The New York City Jazz Record review by Robert Iannapollo

CF 278Joe McPhee – Sonic Elements (CF 278)
Trespass Trio + Joe McPhee – Human Encore (CF 269)
At the age of 73, multi-instrumentalist Joe McPhee shows no signs of slowing down. Since his re-emergence to full-time recording in the mid ‘90s, he has jumped from project to project with little respite.

Even though McPhee began on trumpet, the saxophone is the instrument with which most people associate him. He primarily plays tenor but has increasingly made his mark on alto. Sonic Elements is alive set from the 2012 Ljubljana Festival, half played on pocket trumpet and dedicated to Don Cherry and the other on alto, celebrating Ornette Coleman. McPhee’s trumpet is all about breath and squeezing unheard sounds out of the instrument. He employs subtle valve pops, siren-like squeaks and vocalization within a wide dynamic range. Bill Dixon is a prime influence but the spectre of Cherry can also be heard in his bright and feathery upper register lines. On alto, McPhee employs the rich, full sound he brings to his tenor. Towards the end of the Coleman set McPhee plays his classic tune “Old Eyes”, a song he wrote in the late ‘70s and dedicated to Coleman (who gave McPhee a trumpet when the younger player was coming up).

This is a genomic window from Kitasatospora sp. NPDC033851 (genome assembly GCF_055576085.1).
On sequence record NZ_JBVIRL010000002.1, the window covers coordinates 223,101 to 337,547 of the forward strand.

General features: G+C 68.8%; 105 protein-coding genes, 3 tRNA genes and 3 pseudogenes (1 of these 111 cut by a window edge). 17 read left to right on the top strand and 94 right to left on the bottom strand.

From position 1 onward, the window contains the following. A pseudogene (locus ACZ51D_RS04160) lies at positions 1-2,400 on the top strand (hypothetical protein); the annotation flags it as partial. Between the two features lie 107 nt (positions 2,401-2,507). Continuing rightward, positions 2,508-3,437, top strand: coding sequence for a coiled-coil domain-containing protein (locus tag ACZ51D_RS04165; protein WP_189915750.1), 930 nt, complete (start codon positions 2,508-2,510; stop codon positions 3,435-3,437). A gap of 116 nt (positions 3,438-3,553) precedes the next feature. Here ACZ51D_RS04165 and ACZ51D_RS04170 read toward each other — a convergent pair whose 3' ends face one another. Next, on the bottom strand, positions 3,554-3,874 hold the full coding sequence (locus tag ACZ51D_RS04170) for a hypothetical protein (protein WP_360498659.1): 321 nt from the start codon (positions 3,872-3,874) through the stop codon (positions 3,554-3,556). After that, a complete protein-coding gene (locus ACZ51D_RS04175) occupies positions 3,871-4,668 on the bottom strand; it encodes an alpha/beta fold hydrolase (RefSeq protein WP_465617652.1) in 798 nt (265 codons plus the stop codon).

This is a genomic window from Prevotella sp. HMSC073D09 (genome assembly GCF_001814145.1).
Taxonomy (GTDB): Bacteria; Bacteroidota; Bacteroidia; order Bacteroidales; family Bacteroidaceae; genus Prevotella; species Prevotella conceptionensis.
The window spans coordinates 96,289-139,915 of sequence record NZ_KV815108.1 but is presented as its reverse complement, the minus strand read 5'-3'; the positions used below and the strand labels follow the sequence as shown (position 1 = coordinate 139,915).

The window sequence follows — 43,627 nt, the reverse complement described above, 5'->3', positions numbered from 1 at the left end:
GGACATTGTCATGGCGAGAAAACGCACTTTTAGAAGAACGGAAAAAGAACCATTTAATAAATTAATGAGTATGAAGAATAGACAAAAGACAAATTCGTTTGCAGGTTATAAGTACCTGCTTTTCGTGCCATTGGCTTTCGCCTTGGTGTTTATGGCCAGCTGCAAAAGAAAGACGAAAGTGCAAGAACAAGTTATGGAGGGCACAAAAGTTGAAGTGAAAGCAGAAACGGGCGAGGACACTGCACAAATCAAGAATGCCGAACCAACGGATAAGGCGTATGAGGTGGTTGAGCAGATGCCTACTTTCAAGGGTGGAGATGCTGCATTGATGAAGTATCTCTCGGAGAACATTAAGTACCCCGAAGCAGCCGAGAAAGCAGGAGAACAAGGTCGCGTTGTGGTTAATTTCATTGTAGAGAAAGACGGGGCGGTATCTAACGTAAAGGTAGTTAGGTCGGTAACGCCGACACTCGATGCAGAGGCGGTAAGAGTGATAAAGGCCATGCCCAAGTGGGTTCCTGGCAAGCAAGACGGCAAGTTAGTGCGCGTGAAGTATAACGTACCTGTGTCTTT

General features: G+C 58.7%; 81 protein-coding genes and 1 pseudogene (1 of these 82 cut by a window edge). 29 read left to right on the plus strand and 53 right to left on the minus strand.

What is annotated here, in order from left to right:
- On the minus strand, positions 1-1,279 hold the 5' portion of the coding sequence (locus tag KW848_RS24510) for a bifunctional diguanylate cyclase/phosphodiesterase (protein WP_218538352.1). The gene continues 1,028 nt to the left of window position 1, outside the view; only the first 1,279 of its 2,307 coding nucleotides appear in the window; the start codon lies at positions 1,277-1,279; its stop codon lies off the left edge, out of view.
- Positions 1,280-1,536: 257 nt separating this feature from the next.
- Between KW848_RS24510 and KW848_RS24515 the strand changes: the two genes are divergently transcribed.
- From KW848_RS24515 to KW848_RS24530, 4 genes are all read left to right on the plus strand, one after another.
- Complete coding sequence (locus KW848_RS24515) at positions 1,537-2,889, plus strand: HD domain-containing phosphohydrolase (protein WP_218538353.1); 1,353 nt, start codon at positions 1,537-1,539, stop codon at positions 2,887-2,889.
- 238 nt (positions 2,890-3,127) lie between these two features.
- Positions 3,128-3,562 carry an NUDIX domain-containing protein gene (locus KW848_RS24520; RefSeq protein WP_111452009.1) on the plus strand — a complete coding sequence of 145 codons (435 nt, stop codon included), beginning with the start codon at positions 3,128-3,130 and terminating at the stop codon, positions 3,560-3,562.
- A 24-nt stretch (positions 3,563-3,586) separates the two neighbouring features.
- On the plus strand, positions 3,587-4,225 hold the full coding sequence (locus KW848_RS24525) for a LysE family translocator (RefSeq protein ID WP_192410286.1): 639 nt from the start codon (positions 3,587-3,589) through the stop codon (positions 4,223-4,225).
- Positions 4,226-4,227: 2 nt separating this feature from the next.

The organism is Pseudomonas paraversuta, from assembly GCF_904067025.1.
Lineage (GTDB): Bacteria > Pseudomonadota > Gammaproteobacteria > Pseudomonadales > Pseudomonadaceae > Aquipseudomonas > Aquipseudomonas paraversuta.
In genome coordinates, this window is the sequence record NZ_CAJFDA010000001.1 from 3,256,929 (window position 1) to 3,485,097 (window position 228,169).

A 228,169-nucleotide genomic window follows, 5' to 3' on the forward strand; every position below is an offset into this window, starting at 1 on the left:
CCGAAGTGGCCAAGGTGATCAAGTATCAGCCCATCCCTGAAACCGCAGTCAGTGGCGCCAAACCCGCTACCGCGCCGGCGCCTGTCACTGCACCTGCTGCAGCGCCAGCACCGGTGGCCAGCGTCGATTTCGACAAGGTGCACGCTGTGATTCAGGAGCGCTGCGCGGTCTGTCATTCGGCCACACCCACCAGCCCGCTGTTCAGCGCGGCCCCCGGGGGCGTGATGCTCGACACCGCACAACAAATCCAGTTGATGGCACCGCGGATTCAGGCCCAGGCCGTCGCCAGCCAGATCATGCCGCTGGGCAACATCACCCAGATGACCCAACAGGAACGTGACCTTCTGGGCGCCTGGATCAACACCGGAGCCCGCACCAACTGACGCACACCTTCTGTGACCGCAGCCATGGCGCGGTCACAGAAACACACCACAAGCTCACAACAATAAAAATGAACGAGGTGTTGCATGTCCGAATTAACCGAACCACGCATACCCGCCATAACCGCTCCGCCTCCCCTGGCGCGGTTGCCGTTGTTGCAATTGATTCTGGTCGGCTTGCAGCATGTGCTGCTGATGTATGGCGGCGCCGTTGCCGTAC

CF 269McPhee is a consummate collaborator. He has always added his individuality to groups from Peter Brötzmann’s Tentet to Other Dimensions In Music. Saxophonist Martin Küchen tapped McPhee as a foil on the Trespass Trio’s third album, Human Encore, recorded in 2012 at a concert in Coimbra, Portugal. Küchen’s rough-hewn sound (on alto and baritone) contrasts nicely with McPhee’s stately tenor. When McPhee switches to pocket trumpet, their intertwining is even more pronounced. On the ballad “Xe” Küchen states the melody as McPhee etches a contrapuntal line, then the situation reverses. Bassist Per Zanussi and drummer Raymond Strid (both veterans of the Swedish improvising scene) give the music a wide rhythmic berth and colorful backdrop. The title track has some exceptional four-way interaction, as if McPhee had always been a member of the group.

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